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Holidays are typically regarded as a time of joy and celebration. However, whether you wait for the holidays or the weekends, this time can be stressful for some people. Stressing out during holidays is often referred to as holiday blues or holiday depression. This is a fleeting feeling of anxiety, stress, sadness, loneliness, and depression. Have you ever felt this and wondered what may be causing it? Well, it could be for a variety of reasons, and we have an expert to help us figure them out!
Even people who enjoy the holidays can experience holiday blues. It is usually a time of high emotions and demands, leaving a person unsure of what to do and how to spend the weekend! ACcording to the National Alliance on Mental Illness (NAMI), the holidays worsen the condition of 64 percent of people who already have a mental illness. Indeed, it can be difficult to get back into the swing after the holidays.
To learn more about the causes and effects of holiday blues on health, Health Shots spoke to Dr Shamantha K, Resident Mental Health and Behavioural Sciences, Fortis Hospital, Cunningham Road, Bengaluru.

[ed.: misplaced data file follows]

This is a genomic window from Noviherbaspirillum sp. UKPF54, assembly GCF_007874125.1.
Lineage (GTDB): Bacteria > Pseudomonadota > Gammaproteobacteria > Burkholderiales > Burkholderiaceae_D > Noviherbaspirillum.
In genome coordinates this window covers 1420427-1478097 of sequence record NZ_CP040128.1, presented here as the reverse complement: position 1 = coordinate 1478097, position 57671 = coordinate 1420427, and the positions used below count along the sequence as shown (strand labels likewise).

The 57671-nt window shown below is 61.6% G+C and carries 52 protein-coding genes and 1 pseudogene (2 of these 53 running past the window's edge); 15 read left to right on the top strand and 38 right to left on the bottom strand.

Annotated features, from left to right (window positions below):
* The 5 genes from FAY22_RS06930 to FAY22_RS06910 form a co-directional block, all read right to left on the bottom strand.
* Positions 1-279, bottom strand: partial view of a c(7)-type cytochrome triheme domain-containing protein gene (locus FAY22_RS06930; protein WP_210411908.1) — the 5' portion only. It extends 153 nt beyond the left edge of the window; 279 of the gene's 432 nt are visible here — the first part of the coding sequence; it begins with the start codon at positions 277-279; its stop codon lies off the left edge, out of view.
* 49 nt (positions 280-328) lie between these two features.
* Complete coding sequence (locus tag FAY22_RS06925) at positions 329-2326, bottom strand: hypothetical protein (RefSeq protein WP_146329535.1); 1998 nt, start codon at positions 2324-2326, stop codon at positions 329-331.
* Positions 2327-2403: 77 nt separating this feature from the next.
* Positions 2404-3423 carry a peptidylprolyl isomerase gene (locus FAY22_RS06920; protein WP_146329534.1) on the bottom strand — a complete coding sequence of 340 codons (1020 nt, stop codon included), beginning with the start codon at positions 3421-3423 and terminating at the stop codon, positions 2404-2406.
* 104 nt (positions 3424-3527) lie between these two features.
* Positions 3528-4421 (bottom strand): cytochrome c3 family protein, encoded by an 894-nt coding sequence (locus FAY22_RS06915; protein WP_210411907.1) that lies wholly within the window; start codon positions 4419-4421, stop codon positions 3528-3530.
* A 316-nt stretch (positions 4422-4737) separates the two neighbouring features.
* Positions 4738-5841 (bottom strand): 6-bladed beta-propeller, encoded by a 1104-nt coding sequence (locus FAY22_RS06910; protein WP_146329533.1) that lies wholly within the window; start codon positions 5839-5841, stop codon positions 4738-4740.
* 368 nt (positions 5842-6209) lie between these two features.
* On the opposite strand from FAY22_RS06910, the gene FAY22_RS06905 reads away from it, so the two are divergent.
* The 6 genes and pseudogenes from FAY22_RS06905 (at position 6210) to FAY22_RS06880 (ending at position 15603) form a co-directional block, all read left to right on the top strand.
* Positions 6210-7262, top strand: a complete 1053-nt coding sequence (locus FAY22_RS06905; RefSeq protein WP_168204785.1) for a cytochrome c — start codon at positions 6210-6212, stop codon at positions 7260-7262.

Dr Shamantha says, “Although it is supposed to be a time to make merry, holiday stress can be a trigger for most people. Holiday blues can be due to work-life stress or over-indulging in unhealthy foods or substances.” The other causes of these could be:
There are many expectations surrounding the holidays. Many people associate the holidays with happy memories, social gatherings, and rituals. These expectations can cause anxiety.
Holidays are a time to be with family, and if you’re a family person who used to spend time with family, the holidays can be stressful. You may find yourself juggling multiple obligations, coordinating schedules, and adhering to holiday traditions, and due to this your day will be stressful.
Some people experience major depressive disorder (MDD) with a seasonal pattern. This is referred to as seasonal affective disorder (SAD). SAD happens, especially in winter, when the environment is dark and the days are shorter.
Holidays are also a time when you may be concerned about your finances. If you’ve already spent a large portion of your money at the start of the month, this can lead to financial stress.
Over-committing to someone and then failing to fulfill can put a strain on yourself. Along with this, avoid having unrealistic expectations for yourself, as both of these situations can lead to holiday stress.
Holiday blues is quite common nowadays due to our busy lifestyle. However, if this feeling is persistent contact your health care provider for help and guidance.
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